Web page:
Magnetic Resonance Imaging North Providence RI

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Nicholas D Iannuccilli, MD
(401) 353-1600
1515 Smith St
North Providence, RI
Specialties
Radiology
Gender
Male
Education
Medical School: Univ Di Bologna, Fac Di Med E Chirurgia, Bologna, Italy
Graduation Year: 1969

Data Provided By:
Mark R Shafer
(401) 273-7100
830 Chalkstone Ave
Providence, RI
Specialty
Radiology

Data Provided By:
Yvette Bailey
(401) 273-7100
830 Chalkstone Ave
Providence, RI
Specialty
Radiology, Nuclear Medicine, Neuroradiology

Data Provided By:
Stephen R Ellin
(401) 456-4215
200 High Service Ave
North Providence, RI
Specialty
Radiology

Data Provided By:
Don Chan Yoo, MD
1 Randall Sq
Providence, RI
Specialties
Radiology
Gender
Male
Education
Medical School: Suny-Hlth Sci Ctr At Brooklyn, Coll Of Med, Brooklyn Ny 11203
Graduation Year: 1998

Data Provided By:
Alan Howard Epstein, MD
50 Maude St
Providence, RI
Specialties
Radiology, Radiation Oncology
Gender
Male
Education
Medical School: Univ Of Ca, Los Angeles, Ucla Sch Of Med, Los Angeles Ca 90024
Graduation Year: 1982

Data Provided By:
William Michael Colaiace, MD
(401) 456-2204
825 Chalkstone Ave
Providence, RI
Specialties
Radiology
Gender
Male
Education
Medical School: Harvard Med Sch, Boston Ma 02115
Graduation Year: 1962

Data Provided By:
Martha Beretta Mainiero, MD
(401) 444-5184
1 Randall Sq
Providence, RI
Specialties
Radiology
Gender
Female
Education
Medical School: Tufts Univ Sch Of Med, Boston Ma 02111
Graduation Year: 1989

Data Provided By:
Warren W Bovie
(401) 456-4215
200 High Service Ave
North Providence, RI
Specialty
Radiology

Data Provided By:
Kathleen Mary Mc Carten, MD
(401) 444-6883
1 Randall Sq
Providence, RI
Specialties
Radiology
Gender
Female
Education
Medical School: Med Coll Of Pa, Philadelphia Pa 19129
Graduation Year: 1970
Hospital
Hospital: Boston Med Ctr/Harrison, Boston, Ma; Women & Infants Hospital Of R, Providence, Ri

Data Provided By:
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MRI Is Not a Fortune Teller

Magnetic resonance imaging--more commonly known as MRI--provides doctors with computerized pictures of tissues inside the body. This machine creates images that look like slices of the area your doctor is interested in. If a person has neck pain, for example, doctors can use MRI to determine exactly where the problem is and where to operate. But can the MRI give an accurate picture of whether the surgery will be a success?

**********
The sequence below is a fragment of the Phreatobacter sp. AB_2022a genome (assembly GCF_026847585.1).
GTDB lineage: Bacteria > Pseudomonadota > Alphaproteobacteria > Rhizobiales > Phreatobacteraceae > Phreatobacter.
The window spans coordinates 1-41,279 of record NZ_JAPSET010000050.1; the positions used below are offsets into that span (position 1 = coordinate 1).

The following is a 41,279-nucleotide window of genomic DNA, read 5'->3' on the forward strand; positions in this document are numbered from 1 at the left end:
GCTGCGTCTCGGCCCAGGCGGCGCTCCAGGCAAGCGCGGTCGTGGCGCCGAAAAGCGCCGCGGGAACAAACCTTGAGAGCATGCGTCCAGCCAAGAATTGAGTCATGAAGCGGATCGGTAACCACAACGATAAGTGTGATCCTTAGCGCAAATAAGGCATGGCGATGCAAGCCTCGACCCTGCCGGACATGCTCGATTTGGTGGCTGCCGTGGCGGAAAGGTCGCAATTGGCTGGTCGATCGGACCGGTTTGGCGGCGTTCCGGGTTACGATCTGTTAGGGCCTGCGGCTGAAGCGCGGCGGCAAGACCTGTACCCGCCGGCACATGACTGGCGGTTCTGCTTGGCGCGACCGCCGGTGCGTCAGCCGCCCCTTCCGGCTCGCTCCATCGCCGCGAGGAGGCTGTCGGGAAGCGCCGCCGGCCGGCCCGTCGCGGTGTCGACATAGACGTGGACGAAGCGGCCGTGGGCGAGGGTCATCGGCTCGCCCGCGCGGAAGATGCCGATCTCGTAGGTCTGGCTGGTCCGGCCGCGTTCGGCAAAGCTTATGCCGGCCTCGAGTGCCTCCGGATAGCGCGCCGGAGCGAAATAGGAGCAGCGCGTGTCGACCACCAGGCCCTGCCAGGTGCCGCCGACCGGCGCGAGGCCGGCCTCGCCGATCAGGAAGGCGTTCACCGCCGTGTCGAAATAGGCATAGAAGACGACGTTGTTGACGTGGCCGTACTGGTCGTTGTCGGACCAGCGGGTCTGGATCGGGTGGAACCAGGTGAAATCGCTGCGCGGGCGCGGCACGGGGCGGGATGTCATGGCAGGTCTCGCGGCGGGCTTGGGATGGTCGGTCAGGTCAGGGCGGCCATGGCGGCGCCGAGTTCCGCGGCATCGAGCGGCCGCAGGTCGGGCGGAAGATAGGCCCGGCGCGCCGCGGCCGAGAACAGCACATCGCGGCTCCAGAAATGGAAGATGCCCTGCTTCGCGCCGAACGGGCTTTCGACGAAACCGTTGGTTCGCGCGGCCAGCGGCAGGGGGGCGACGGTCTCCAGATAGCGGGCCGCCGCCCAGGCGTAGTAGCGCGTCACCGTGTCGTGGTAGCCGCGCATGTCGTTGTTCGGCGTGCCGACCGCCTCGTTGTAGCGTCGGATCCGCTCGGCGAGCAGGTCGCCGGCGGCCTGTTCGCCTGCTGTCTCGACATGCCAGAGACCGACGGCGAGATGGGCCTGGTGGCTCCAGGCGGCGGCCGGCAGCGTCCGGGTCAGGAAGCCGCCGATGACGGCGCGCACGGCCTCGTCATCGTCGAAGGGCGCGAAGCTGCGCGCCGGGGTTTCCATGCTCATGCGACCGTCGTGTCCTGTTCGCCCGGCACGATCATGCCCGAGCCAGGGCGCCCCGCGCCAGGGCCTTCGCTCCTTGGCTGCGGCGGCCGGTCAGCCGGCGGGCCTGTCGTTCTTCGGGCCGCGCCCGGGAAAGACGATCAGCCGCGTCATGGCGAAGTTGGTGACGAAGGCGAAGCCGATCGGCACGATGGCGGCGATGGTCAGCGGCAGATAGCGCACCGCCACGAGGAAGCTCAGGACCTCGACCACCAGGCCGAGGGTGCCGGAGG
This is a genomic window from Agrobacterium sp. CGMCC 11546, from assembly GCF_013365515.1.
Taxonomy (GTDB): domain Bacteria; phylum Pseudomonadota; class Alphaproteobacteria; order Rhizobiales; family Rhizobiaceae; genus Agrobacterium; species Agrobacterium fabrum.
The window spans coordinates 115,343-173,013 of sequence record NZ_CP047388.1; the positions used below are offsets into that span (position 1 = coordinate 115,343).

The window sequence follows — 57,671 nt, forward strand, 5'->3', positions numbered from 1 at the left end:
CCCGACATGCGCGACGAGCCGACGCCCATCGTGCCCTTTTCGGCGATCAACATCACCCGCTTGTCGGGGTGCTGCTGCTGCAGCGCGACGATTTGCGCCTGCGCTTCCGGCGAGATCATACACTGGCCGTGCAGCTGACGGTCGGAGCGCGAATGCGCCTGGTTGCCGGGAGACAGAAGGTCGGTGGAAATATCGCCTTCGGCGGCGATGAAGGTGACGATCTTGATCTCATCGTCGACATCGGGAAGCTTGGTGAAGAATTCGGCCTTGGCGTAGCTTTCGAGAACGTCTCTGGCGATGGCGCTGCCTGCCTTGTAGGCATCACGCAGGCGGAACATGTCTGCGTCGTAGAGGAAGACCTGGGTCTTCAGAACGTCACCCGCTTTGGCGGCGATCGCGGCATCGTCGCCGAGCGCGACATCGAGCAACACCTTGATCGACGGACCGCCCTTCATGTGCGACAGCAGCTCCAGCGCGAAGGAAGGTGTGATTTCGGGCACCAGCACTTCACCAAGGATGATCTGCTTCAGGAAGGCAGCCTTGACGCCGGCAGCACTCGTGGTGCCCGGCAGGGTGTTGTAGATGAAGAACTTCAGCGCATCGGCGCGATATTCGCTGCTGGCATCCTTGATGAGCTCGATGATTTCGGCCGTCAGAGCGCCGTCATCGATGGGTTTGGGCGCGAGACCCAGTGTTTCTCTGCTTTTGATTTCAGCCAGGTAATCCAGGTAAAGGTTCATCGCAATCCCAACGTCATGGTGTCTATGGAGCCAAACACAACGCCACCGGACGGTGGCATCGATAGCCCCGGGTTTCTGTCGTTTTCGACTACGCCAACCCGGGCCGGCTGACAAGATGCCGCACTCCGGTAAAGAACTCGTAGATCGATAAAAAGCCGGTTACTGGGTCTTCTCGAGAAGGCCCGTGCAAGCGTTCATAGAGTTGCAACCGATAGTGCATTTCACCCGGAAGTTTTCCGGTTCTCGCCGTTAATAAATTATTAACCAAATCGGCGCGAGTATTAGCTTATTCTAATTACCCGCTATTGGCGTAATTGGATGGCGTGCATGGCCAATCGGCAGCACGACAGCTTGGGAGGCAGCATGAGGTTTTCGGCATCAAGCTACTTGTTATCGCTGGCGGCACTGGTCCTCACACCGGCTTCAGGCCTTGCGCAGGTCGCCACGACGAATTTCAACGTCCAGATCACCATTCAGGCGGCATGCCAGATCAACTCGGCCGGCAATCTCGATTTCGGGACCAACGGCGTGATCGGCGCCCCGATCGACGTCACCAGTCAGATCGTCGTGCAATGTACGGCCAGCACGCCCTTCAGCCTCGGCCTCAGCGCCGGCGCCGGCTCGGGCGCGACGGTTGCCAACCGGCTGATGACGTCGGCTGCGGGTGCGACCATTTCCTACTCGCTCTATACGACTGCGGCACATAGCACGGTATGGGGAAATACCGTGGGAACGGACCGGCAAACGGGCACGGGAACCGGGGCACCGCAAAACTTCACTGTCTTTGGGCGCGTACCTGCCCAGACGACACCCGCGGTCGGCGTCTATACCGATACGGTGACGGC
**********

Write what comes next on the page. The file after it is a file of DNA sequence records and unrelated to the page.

Seventy-three patients requiring surgery for spinal stenosis were studied. Spinal stenosis develops when the tube surrounding the spinal cord narrows. The resulting pressure on the spinal cord causes "myelopathy," a condition that can cause problems with the bowels and bladder, change the way a person walks, and affect a person's ability to use his or her fingers and hands.

Fifty of the patients were men; 23 were women. Their ages ranged from 43 to 81 years old. The average age was 64.

The authors studied MRI scans taken of each patient before surgery. The authors wanted to compare whether certain qualities of the MRI were common in patients who didn't do well after surgery. If patients with a particular finding on the MRI didn't get good results from surgery, doctors might know not to suggest surgery for these kinds of patients.

The results showed that, for the most part, MRIs don't predict how well a patient will do after surgery. The findings of one type of MRI pattern suggested there was greater damage to the spinal cord tissues. Patients with this MRI pattern tended to do poorly after surgery. But since only four of these patients were in the study, the results weren't conclusive.

A combination of the patients' ages, certain MRI patterns, and duration of symptoms seemed to be good predictors of how well the participants would do after surgery. Younger patients whose MRI scans didn't suggest a lot of damage and whose symptoms hadn't lasted as long were more likely to get good results from surgery.

MRIs can give lots o...

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